mass in the medial region of the thigh. It may be painful, but asymptomatic,
thus making the diagnosis an occasional finding. When the superficial
femoral artery is relatively deep into the thigh, the aneurysm usually
increases significantly before it is diagnosed. This hinders the recognition
of asymptomatic injuries.4 According to
Rigdon & Monajjen, 65% of the aneurysms appear through complications
such as rupture (35%), thrombosis (18%) and distal embolic events (12%).2
The diagnosis can be confirmed with ultrasonography, computed tomography
or magnetic resonance. Arteriography is reserved for the surgical planning.
Surgical treatment is indicated for all symptomatic aneurysms. Asymptomatic
aneurysms over 2.5 cm in diameter are treated with surgical resection
as well.4 The ultrasonographic finding of
thrombi covering the internal wall of the aneurysm is a sign of surgical
indication. Surgical treatment is indicated regardless of their size
because these thrombi are responsible for the main complications of
these aneurysms. The treatment consists of the resection of the aneurysm
rather than ligation of the proximal and distal artery and bypass of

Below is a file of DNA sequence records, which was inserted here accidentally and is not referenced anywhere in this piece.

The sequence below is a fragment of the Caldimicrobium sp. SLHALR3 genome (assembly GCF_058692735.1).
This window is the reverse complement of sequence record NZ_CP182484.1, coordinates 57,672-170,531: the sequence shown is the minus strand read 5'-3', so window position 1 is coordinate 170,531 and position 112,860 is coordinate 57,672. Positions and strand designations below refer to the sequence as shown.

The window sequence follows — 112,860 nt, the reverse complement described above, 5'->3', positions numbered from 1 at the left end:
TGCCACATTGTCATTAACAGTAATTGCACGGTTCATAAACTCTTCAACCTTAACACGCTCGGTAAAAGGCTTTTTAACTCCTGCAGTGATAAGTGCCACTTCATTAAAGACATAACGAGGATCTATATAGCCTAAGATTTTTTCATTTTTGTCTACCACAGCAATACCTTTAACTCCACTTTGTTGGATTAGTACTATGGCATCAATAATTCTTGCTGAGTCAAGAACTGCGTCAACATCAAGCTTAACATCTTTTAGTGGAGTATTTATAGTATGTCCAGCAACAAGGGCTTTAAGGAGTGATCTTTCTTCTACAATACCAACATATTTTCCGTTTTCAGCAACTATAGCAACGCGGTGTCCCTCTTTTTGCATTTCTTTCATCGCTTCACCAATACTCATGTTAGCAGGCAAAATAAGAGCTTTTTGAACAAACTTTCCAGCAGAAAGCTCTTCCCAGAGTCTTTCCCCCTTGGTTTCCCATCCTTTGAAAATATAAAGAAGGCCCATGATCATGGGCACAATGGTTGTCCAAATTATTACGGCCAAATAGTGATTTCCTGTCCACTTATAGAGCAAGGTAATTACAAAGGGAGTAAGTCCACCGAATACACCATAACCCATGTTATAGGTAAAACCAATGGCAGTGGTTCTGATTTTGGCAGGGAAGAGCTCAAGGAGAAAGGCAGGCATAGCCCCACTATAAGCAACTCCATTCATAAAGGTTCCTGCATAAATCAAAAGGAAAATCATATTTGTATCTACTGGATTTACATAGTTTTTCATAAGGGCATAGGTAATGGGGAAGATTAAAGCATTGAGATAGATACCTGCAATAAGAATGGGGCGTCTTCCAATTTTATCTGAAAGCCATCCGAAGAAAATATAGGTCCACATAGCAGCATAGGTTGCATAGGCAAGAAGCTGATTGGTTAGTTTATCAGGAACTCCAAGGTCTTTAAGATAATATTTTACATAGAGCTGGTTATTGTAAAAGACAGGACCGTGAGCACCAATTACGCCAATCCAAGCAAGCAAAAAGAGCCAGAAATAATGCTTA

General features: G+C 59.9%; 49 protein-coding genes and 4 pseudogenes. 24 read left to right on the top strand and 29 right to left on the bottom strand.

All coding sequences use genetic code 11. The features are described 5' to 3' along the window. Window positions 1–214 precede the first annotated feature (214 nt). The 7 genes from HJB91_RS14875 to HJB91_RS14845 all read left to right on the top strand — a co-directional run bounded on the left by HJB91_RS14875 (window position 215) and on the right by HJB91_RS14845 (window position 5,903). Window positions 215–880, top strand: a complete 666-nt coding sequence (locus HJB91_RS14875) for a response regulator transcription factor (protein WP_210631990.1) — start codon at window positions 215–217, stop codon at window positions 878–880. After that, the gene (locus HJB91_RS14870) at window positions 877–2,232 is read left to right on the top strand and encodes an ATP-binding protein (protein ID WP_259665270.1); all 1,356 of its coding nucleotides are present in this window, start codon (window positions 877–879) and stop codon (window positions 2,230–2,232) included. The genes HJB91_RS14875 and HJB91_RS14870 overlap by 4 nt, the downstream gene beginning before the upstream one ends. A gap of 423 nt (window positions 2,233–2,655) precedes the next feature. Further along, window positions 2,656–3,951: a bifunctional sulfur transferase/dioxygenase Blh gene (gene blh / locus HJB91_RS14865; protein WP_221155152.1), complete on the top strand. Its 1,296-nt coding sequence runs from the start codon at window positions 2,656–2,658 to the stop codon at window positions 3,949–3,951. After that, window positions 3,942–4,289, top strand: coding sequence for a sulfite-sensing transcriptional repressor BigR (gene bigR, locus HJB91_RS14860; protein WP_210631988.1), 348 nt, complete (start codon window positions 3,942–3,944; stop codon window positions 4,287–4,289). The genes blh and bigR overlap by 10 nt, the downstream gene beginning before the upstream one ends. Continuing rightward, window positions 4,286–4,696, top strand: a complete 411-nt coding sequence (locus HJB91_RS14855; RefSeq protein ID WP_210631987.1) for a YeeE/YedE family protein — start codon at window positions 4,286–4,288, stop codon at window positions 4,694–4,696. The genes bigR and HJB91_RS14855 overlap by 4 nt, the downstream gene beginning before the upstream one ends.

the ligated segment.4 The limb salvage rate
was 94% and there were no perioperative deaths.3
Although the superficial femoral aneurysms are technically easy to resect,
with the restoration of circulation, the long-term reconstruction results
are not as efficient as they are for the common femoral aneurysm. This
happens because they are usually associated with multiple occlusive
and stenotic injuries. These lesions compromise the functioning of the
grafts in the medium and long term.
Johnson KW, Rutherford RG, Tilson MD, Shah DM, Hollier L, Stanley JC.
Suggested standards for reporting on arterial aneurysms. J Vasc Surg
Rigdon EE, Monajjem N. Aneurysms of the superficial femoral artery:
a report of two cases and review of the literature. J Vasc Surg 1992;16:790-93.
Vasquez G, Zamboni P, Buccoliero F, Ortolani M, Berta R, Liboni A. Isolated
true atherosclerotic aneurysms of the superficial femoral artery. J
Cardiovasc Surg 1993;34:511-12.
Graham LM. Femoral and popliteal aneurysms. In: Rutherford RG, editor.
Vascular Surgery. Philadelphia: WB Saunders; 2000. p. 1345-1356.
Brito CJ. Aneurismas periféricos. In: Maffei FHA, editor. Doenças
Vasculares Periféricas. Rio de Janeiro: MEDSI; 2002. p. 1149-1171.